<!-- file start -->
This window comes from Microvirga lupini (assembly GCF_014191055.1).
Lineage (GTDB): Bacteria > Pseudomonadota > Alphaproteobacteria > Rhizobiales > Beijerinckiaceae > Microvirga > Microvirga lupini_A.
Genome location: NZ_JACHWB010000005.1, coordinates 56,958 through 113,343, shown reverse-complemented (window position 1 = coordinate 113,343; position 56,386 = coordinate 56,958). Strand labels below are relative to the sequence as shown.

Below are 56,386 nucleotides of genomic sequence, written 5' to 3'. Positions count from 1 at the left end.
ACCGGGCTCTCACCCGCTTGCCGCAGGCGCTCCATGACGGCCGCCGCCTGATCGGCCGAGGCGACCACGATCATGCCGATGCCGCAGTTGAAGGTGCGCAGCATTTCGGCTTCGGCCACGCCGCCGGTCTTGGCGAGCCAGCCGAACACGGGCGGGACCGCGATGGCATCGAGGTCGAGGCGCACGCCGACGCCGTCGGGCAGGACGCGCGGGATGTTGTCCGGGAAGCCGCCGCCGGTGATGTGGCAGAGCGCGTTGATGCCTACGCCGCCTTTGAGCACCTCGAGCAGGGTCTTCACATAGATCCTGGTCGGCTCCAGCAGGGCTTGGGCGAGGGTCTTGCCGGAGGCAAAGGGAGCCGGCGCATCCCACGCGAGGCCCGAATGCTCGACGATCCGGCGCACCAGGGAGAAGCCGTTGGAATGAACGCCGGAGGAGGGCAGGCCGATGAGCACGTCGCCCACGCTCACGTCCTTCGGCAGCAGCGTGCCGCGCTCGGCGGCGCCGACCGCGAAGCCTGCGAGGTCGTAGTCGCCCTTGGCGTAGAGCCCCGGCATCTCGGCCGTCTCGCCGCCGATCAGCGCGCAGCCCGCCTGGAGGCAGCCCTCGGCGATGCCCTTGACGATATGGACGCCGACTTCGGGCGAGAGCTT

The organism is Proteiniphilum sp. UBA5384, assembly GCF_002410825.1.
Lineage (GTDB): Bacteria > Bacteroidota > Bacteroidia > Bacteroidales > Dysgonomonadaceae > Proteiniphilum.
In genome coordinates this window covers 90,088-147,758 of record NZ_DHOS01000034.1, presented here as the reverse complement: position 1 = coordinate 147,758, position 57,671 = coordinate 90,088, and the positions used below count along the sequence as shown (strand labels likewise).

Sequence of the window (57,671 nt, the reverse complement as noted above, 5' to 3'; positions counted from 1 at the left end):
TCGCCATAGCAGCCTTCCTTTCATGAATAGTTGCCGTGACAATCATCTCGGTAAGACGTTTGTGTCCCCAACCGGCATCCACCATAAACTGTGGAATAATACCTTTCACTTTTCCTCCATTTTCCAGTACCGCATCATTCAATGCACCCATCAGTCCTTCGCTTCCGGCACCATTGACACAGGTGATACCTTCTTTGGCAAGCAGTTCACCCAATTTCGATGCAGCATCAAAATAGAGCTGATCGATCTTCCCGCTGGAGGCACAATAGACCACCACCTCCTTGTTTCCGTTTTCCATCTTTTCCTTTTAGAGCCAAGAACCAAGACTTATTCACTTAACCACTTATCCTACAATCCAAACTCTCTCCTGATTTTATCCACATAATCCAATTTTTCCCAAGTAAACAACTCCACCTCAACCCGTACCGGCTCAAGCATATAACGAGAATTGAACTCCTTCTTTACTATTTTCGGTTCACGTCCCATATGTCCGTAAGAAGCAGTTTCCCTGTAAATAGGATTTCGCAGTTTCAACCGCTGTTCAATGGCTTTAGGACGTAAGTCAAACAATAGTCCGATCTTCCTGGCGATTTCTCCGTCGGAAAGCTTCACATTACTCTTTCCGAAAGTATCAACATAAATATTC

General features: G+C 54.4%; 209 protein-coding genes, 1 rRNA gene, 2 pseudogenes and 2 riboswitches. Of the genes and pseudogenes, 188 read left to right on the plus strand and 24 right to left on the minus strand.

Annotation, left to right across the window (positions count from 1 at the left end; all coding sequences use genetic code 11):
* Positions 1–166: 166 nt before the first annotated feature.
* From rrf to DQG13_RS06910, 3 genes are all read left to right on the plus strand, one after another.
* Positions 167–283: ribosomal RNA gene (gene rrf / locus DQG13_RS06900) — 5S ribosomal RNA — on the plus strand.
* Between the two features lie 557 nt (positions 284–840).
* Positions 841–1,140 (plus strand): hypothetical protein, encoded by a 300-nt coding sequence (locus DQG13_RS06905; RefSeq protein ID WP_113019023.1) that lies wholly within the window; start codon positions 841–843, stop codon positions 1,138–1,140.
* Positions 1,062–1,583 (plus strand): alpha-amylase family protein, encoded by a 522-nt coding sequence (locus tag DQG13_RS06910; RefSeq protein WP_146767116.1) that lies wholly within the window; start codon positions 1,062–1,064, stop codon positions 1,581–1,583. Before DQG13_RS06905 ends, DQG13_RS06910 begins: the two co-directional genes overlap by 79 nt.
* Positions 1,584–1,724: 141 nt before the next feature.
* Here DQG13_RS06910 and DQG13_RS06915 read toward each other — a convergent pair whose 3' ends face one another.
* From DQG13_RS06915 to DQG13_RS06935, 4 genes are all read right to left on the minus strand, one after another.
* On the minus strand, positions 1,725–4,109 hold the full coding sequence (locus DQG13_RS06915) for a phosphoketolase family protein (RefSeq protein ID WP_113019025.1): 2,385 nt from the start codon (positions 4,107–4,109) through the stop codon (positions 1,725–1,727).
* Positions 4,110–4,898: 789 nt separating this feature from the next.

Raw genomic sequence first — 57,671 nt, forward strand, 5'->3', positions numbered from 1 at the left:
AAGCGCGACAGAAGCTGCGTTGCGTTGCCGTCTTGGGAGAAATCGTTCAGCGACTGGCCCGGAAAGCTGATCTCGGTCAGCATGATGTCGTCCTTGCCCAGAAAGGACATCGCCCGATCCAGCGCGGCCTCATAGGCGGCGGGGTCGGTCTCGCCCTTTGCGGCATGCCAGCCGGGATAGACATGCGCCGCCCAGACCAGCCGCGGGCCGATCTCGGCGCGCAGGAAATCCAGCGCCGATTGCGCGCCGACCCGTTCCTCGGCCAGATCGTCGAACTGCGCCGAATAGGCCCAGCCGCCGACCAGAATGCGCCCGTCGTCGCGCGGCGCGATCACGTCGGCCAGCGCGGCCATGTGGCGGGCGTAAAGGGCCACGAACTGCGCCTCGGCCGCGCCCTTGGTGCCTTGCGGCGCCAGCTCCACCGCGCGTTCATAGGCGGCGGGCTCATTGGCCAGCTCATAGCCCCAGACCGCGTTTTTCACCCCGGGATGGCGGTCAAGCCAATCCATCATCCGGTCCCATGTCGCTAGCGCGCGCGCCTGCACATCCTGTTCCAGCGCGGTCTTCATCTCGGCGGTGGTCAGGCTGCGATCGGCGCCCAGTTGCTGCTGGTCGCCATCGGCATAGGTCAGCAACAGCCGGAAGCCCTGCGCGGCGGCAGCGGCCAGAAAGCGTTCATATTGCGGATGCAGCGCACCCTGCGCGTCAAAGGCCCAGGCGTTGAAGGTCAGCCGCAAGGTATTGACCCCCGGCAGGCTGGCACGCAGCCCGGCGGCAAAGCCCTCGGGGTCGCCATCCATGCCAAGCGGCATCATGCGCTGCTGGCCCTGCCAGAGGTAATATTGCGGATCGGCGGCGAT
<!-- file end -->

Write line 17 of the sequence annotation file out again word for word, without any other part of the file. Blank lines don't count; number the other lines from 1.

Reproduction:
* Positions 841–1,140 (plus strand): hypothetical protein, encoded by a 300-nt coding sequence (locus DQG13_RS06905; RefSeq protein ID WP_113019023.1) that lies wholly within the window; start codon positions 841–843, stop codon positions 1,138–1,140.